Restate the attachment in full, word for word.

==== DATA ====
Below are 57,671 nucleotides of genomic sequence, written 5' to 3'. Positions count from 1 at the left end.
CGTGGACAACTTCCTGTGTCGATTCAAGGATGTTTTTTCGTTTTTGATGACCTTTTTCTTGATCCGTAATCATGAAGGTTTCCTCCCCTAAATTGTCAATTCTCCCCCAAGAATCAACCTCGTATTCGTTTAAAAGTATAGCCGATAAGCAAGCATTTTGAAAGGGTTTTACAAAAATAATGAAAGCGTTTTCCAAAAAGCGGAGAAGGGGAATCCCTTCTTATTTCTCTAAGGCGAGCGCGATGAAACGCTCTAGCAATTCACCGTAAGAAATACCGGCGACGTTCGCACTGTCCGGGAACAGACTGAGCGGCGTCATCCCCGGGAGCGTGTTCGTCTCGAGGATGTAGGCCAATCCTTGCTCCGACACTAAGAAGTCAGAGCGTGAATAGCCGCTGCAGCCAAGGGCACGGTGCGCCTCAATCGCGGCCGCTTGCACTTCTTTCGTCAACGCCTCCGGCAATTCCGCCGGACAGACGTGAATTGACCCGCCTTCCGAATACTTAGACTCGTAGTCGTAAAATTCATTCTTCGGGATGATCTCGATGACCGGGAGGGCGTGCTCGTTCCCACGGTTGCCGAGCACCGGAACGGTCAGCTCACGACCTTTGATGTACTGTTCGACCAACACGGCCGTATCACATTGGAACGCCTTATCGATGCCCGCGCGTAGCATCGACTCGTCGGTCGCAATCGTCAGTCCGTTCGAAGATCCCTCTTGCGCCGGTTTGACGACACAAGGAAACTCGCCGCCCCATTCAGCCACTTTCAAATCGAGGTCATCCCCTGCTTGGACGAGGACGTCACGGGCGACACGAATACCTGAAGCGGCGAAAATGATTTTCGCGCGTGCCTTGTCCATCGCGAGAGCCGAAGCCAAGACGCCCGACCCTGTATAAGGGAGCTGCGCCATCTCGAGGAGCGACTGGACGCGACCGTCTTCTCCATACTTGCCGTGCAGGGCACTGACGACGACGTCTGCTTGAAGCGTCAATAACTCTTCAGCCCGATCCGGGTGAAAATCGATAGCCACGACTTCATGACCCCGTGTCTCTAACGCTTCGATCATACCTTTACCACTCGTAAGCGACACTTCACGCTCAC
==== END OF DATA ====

Below are 57,671 nucleotides of genomic sequence, written 5' to 3'. Positions count from 1 at the left end.
CGTGGACAACTTCCTGTGTCGATTCAAGGATGTTTTTTCGTTTTTGATGACCTTTTTCTTGATCCGTAATCATGAAGGTTTCCTCCCCTAAATTGTCAATTCTCCCCCAAGAATCAACCTCGTATTCGTTTAAAAGTATAGCCGATAAGCAAGCATTTTGAAAGGGTTTTACAAAAATAATGAAAGCGTTTTCCAAAAAGCGGAGAAGGGGAATCCCTTCTTATTTCTCTAAGGCGAGCGCGATGAAACGCTCTAGCAATTCACCGTAAGAAATACCGGCGACGTTCGCACTGTCCGGGAACAGACTGAGCGGCGTCATCCCCGGGAGCGTGTTCGTCTCGAGGATGTAGGCCAATCCTTGCTCCGACACTAAGAAGTCAGAGCGTGAATAGCCGCTGCAGCCAAGGGCACGGTGCGCCTCAATCGCGGCCGCTTGCACTTCTTTCGTCAACGCCTCCGGCAATTCCGCCGGACAGACGTGAATTGACCCGCCTTCCGAATACTTAGACTCGTAGTCGTAAAATTCATTCTTCGGGATGATCTCGATGACCGGGAGGGCGTGCTCGTTCCCACGGTTGCCGAGCACCGGAACGGTCAGCTCACGACCTTTGATGTACTGTTCGACCAACACGGCCGTATCACATTGGAACGCCTTATCGATGCCCGCGCGTAGCATCGACTCGTCGGTCGCAATCGTCAGTCCGTTCGAAGATCCCTCTTGCGCCGGTTTGACGACACAAGGAAACTCGCCGCCCCATTCAGCCACTTTCAAATCGAGGTCATCCCCTGCTTGGACGAGGACGTCACGGGCGACACGAATACCTGAAGCGGCGAAAATGATTTTCGCGCGTGCCTTGTCCATCGCGAGAGCCGAAGCCAAGACGCCCGACCCTGTATAAGGGAGCTGCGCCATCTCGAGGAGCGACTGGACGCGACCGTCTTCTCCATACTTGCCGTGCAGGGCACTGACGACGACGTCTGCTTGAAGCGTCAATAACTCTTCAGCCCGATCCGGGTGAAAATCGATAGCCACGACTTCATGACCCCGTGTCTCTAACGCTTCGATCATACCTTTACCACTCGTAAGCGACACTTCACGCTCAC